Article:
Amen.

Kerald COdex, Holy INnocents

http://en.wikipedia.org/wiki/File:Matteo_di_Giovanni_002.jpgCornelis van Haarlem - Bethlehemse kindermoord

Peter Paul Rubens Massacre of the Innocents.

William Holman Hunt - The Triumph of the Innocents

innocents

Holy Innocents

holoy innocents

Holy INnocents

Wonderful Clip Art Site

engravingGreat site here with scans from old books.

The page shown here is filled with art, and the site itself has a number of other treasures, worth a leafing through.

It’s great if you happen to need a bit of art to add to a post, or if you’re designing a site and need some high quality free graphics. (Who wouldn’t want that?)

Be sure to check it out and bookmark it; it’s called From Old Books.

Eagle and nest

Feast of St. John, Evangelist

St. John the EvangelistBeautiful readings from St. John’s letters in the readings today. Here, from the USCCB’s site, the Bible section, 1st Letter of John, we have a bit of explanation on the First Letter of St. John the Evangelist:

The author sets forth the striking contrasts between light and darkness, Christians and the world, and truth and error to illustrate the threats and responsibilities of Christian life. The result is not one of theological argument but one of intense religious conviction expressed in simple truths. The letter is of particular value for its declaration of the humanity and divinity of Christ as an apostolic teaching and for its development of the intrinsic connection between Christian moral conduct and Christian doctrine.

Today’s writing on Faith is almost always done in a tone of theological argument, as more and more people study theology.

Education in the Faith versus a Lived Witness

St. John the Evangelist
But the big tension that arises from arguments in theology always comes back to the lived witness of Christian life. As St. John writes:

What was from the beginning,
what we have heard,
what
we have seen with our eyes,
what we looked upon
and touched
with our hands

…for the life was made visible;
we have seen it and testify to it
and proclaim to you the eternal life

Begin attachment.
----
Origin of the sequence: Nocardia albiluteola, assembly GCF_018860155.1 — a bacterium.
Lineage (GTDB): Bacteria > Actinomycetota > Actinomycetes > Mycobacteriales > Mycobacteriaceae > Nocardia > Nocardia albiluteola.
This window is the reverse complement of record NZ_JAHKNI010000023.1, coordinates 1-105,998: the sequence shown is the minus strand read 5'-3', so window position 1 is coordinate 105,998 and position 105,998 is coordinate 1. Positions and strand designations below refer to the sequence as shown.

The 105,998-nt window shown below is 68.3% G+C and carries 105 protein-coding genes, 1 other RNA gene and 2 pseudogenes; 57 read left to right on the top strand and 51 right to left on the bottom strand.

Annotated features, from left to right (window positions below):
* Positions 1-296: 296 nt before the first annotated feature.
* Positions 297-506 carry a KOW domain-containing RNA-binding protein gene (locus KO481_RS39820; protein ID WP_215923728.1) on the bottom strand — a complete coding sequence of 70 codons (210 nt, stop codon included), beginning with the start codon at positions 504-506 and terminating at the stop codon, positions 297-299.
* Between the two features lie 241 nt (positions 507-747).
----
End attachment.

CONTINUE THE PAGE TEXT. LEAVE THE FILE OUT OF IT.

that was with the Father
and was made visible to us

what we have seen and heard
we proclaim now to you,
so that you too may have fellowship with us;
for our fellowship is with the Father
and with his Son, Jesus Christ.”

The emphasis is constant ~ we’ve seen him , we touched him, he is real; really in the flesh, in and about the world. He’s also fully divine, from the beginning, with the FatherSt. John the Evangelist. Fully human, fully divine. The two natures in one person.

St. John does not have to argue from theology, his witness to Jesus Christ helps us to understand theology; it helps us to write out theology and try to understand Jesus Christ in a better way, a more clear image of this Savior of all mankind.

A personal witness from the Apostles, which is handed down through the unbroken succession of Apostles, counts for a lot.

Revelation informs us that in the great battle against evil, “they overcame him by the blood of the Lamb, and by the word of their testimony;”.

I.e., not only are we saved by the powerful salvific action of Jesus Christ, and his shed blood; we are saved by the testimony of the Faithful. In other words, how are people to know Jesus Christ and to come to him unless we come to know him and share our stories of him? And unless others share their stories with us? St. John here is the prime example of witness.

Questions for Reflection

How does my life reflect my knowledge of Jesus Christ? Is my knowledge of Jesus Christ a learned theology, or is it borne of prayer, reflection and communion? Is my knowledge personal, regarding the person of Jesus Christ and not an academic understanding of him?

St. John the Evangelist, Pray for us.